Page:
Earthquake Zones Bay Area

This map shows the composite shaking hazard across the Bay Area based on all earthquake scenarios and likelihood information using the Modified Mercalli Intensity (MMI) scale.

Update | An earthquake struck the Bay Area early Thursday morning along a fault line that U.S. Geological Survey scientists have called a “tectonic time bomb.” The earthquake hit near Berkeley, California, as a magnitude 4.4. The damage is expected to be minimal, but it occurred along the ...

The 1989 Loma Prieta earthquake occurred in Northern California on October 17 at 5:04 p.m. local time (1989-10-18 00:04 UTC). The shock was centered in The Forest of Nisene Marks State Park approximately 10 mi (16 km) northeast of Santa Cruz on a section of the San Andreas Fault System and was named for the nearby Loma Prieta Peak in the Santa ...

A new tool is making it much easier to find out if you live or work in a California earthquake fault zone.

An earthquake (also known as a quake, tremor or temblor) is the shaking of the surface of the Earth, resulting from the sudden release of energy in the Earth's lithosphere that creates seismic waves.

The Alquist-Priolo Earthquake Fault Zoning Act The Alquist-Priolo Earthquake Fault Zoning (AP) Act was passed into law following the destructive February 9, 1971 Mw 6.6 San Fernando earthquake, which was associated with extensive surface fault ruptures that damaged numerous homes, commercial buildings, and other structures.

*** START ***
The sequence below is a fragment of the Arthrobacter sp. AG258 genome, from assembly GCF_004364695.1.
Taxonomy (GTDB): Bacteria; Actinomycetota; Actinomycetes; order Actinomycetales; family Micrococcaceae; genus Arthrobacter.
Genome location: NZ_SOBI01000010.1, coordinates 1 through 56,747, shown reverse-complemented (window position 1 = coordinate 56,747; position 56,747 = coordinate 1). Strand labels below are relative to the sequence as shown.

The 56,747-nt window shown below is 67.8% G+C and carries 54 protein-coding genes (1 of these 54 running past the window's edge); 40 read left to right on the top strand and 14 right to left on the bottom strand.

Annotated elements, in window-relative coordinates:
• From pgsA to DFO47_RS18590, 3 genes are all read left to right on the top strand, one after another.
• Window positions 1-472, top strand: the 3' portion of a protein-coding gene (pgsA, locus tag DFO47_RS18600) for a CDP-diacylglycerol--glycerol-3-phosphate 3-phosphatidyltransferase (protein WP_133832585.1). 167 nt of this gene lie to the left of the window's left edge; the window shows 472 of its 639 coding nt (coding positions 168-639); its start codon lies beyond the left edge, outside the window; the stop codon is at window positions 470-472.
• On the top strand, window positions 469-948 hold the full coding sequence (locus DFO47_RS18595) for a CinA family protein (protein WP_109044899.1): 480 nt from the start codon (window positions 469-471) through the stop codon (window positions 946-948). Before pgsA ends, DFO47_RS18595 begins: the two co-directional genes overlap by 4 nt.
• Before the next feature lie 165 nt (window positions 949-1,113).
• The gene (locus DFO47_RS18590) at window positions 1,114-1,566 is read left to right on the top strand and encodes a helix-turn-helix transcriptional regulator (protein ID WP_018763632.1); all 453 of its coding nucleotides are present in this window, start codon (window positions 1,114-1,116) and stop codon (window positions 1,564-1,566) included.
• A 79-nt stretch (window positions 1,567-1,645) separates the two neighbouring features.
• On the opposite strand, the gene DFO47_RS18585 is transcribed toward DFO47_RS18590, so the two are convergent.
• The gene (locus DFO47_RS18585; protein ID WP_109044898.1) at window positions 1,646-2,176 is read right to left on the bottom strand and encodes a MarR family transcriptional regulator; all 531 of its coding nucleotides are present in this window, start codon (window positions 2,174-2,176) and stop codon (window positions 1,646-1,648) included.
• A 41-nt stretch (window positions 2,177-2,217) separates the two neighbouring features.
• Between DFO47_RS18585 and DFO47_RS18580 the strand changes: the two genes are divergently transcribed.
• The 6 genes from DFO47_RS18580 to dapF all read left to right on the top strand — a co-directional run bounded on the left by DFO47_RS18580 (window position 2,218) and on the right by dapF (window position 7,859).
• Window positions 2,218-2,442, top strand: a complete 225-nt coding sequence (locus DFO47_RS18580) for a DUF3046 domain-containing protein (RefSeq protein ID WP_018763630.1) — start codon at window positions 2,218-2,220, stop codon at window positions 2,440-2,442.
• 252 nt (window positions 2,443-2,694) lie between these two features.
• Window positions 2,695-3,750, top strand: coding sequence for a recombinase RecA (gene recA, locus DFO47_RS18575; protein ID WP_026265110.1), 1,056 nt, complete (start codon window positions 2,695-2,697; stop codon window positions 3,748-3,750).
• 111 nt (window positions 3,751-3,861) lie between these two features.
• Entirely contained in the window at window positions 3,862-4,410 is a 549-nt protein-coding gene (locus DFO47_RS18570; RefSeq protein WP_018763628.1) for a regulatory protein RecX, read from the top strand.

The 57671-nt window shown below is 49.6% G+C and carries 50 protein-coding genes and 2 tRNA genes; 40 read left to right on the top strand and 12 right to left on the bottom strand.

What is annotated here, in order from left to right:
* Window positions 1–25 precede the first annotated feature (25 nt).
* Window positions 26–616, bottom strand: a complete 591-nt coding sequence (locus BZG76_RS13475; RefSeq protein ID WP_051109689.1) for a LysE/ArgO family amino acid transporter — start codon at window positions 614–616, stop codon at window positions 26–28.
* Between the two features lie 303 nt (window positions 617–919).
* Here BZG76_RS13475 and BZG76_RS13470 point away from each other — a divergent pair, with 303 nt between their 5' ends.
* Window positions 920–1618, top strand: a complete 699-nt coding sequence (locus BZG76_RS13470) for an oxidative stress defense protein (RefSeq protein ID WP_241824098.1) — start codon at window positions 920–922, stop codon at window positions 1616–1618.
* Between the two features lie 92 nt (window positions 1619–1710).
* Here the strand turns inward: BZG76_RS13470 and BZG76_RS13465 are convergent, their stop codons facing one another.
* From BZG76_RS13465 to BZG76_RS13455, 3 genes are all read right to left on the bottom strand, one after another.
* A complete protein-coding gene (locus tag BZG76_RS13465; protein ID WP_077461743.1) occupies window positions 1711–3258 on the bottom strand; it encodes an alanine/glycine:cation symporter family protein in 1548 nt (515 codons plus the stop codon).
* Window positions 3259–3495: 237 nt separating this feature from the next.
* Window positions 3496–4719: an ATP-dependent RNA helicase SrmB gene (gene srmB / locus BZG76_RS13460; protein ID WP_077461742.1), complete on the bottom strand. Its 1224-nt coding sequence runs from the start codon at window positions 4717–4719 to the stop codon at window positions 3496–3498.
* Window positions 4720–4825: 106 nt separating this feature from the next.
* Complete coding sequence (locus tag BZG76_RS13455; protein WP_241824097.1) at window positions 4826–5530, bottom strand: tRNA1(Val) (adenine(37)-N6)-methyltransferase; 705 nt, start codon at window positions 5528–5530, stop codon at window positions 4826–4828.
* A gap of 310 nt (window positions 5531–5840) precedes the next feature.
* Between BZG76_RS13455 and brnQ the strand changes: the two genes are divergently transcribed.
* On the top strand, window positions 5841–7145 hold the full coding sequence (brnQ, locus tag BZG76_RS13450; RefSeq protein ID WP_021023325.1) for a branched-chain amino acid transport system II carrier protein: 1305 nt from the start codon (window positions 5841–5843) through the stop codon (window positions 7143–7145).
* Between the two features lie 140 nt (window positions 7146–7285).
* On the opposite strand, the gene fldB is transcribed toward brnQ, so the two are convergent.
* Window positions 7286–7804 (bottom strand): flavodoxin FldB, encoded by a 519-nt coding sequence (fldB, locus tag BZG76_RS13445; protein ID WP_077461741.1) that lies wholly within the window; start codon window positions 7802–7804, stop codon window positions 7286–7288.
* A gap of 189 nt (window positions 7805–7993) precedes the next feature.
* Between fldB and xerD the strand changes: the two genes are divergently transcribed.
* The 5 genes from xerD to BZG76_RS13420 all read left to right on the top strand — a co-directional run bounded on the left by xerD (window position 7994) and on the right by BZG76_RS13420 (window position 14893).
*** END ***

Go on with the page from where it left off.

proceedings of the fifthteenth world conference on earthquake engineering lisbon, portugal, 2012

USGS Earthquake Hazards Program, responsible for monitoring, reporting, and researching earthquakes and earthquake hazards

California isn’t the only state with a serious earthquake hazard. There are several lesser-known fault zones lurking in other parts of the country that are just as dangerous, if not more dangerous, than the famed San Andreas Fault.

Availability: Entire US Back to Top . AP (Alquist-Priolo) Fault Zones This report shows you whether or nor a property falls into an Alquist-Priolo Fault Zone. AP Fault Zones are designated by the California Department of Mines & Geology as areas near active faults.

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